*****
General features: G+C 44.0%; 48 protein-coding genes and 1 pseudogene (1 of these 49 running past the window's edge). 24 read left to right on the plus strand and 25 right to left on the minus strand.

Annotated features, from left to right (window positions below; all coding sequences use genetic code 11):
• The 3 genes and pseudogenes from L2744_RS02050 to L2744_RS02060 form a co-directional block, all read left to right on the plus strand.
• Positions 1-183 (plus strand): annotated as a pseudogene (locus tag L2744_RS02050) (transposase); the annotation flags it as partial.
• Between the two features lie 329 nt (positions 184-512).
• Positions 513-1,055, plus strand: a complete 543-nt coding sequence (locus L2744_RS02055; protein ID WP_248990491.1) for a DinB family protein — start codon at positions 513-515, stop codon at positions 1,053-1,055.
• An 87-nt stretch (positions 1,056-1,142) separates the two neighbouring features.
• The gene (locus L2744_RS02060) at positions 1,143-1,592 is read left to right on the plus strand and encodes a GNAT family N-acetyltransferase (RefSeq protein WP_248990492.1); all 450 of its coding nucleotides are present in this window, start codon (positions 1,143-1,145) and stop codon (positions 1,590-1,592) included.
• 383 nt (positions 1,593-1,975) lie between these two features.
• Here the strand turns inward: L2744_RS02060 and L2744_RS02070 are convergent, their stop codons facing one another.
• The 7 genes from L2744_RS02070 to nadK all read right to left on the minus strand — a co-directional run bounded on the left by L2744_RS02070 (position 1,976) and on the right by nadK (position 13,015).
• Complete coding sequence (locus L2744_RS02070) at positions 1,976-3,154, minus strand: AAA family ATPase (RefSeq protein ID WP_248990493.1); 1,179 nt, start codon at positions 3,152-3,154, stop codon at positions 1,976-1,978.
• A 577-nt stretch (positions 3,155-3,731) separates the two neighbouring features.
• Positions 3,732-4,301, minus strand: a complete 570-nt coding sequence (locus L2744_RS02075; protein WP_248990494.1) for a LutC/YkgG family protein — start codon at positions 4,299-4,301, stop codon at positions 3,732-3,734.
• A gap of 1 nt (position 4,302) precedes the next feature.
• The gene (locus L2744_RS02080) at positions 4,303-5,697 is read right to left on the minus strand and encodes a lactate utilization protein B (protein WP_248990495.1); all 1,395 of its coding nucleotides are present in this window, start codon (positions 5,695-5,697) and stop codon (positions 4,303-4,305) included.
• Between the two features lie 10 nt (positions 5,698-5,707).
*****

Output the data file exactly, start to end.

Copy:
General features: G+C 44.0%; 48 protein-coding genes and 1 pseudogene (1 of these 49 running past the window's edge). 24 read left to right on the plus strand and 25 right to left on the minus strand.

Annotated features, from left to right (window positions below; all coding sequences use genetic code 11):
• The 3 genes and pseudogenes from L2744_RS02050 to L2744_RS02060 form a co-directional block, all read left to right on the plus strand.
• Positions 1-183 (plus strand): annotated as a pseudogene (locus tag L2744_RS02050) (transposase); the annotation flags it as partial.
• Between the two features lie 329 nt (positions 184-512).
• Positions 513-1,055, plus strand: a complete 543-nt coding sequence (locus L2744_RS02055; protein ID WP_248990491.1) for a DinB family protein — start codon at positions 513-515, stop codon at positions 1,053-1,055.
• An 87-nt stretch (positions 1,056-1,142) separates the two neighbouring features.
• The gene (locus L2744_RS02060) at positions 1,143-1,592 is read left to right on the plus strand and encodes a GNAT family N-acetyltransferase (RefSeq protein WP_248990492.1); all 450 of its coding nucleotides are present in this window, start codon (positions 1,143-1,145) and stop codon (positions 1,590-1,592) included.
• 383 nt (positions 1,593-1,975) lie between these two features.
• Here the strand turns inward: L2744_RS02060 and L2744_RS02070 are convergent, their stop codons facing one another.
• The 7 genes from L2744_RS02070 to nadK all read right to left on the minus strand — a co-directional run bounded on the left by L2744_RS02070 (position 1,976) and on the right by nadK (position 13,015).
• Complete coding sequence (locus L2744_RS02070) at positions 1,976-3,154, minus strand: AAA family ATPase (RefSeq protein ID WP_248990493.1); 1,179 nt, start codon at positions 3,152-3,154, stop codon at positions 1,976-1,978.
• A 577-nt stretch (positions 3,155-3,731) separates the two neighbouring features.
• Positions 3,732-4,301, minus strand: a complete 570-nt coding sequence (locus L2744_RS02075; protein WP_248990494.1) for a LutC/YkgG family protein — start codon at positions 4,299-4,301, stop codon at positions 3,732-3,734.
• A gap of 1 nt (position 4,302) precedes the next feature.
• The gene (locus L2744_RS02080) at positions 4,303-5,697 is read right to left on the minus strand and encodes a lactate utilization protein B (protein WP_248990495.1); all 1,395 of its coding nucleotides are present in this window, start codon (positions 5,695-5,697) and stop codon (positions 4,303-4,305) included.
• Between the two features lie 10 nt (positions 5,698-5,707).